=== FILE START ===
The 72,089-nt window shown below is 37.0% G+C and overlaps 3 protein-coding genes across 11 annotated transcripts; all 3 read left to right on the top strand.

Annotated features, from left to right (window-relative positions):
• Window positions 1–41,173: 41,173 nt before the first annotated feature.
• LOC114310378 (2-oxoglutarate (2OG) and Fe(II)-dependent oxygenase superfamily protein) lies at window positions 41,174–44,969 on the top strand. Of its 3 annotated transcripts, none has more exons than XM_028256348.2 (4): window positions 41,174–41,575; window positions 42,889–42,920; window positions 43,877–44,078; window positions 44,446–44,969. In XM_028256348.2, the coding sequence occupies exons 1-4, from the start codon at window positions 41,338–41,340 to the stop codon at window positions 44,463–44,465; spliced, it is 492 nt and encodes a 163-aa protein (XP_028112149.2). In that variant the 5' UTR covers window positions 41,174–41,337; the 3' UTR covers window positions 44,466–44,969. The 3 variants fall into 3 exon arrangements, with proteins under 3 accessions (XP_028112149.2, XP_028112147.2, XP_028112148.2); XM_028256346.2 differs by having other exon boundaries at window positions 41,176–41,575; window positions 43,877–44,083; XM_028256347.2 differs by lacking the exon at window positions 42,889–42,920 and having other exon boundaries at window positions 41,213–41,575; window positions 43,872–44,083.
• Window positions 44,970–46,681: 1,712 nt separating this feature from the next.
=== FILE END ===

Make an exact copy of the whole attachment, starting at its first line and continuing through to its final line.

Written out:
The 72,089-nt window shown below is 37.0% G+C and overlaps 3 protein-coding genes across 11 annotated transcripts; all 3 read left to right on the top strand.

Annotated features, from left to right (window-relative positions):
• Window positions 1–41,173: 41,173 nt before the first annotated feature.
• LOC114310378 (2-oxoglutarate (2OG) and Fe(II)-dependent oxygenase superfamily protein) lies at window positions 41,174–44,969 on the top strand. Of its 3 annotated transcripts, none has more exons than XM_028256348.2 (4): window positions 41,174–41,575; window positions 42,889–42,920; window positions 43,877–44,078; window positions 44,446–44,969. In XM_028256348.2, the coding sequence occupies exons 1-4, from the start codon at window positions 41,338–41,340 to the stop codon at window positions 44,463–44,465; spliced, it is 492 nt and encodes a 163-aa protein (XP_028112149.2). In that variant the 5' UTR covers window positions 41,174–41,337; the 3' UTR covers window positions 44,466–44,969. The 3 variants fall into 3 exon arrangements, with proteins under 3 accessions (XP_028112149.2, XP_028112147.2, XP_028112148.2); XM_028256346.2 differs by having other exon boundaries at window positions 41,176–41,575; window positions 43,877–44,083; XM_028256347.2 differs by lacking the exon at window positions 42,889–42,920 and having other exon boundaries at window positions 41,213–41,575; window positions 43,872–44,083.
• Window positions 44,970–46,681: 1,712 nt separating this feature from the next.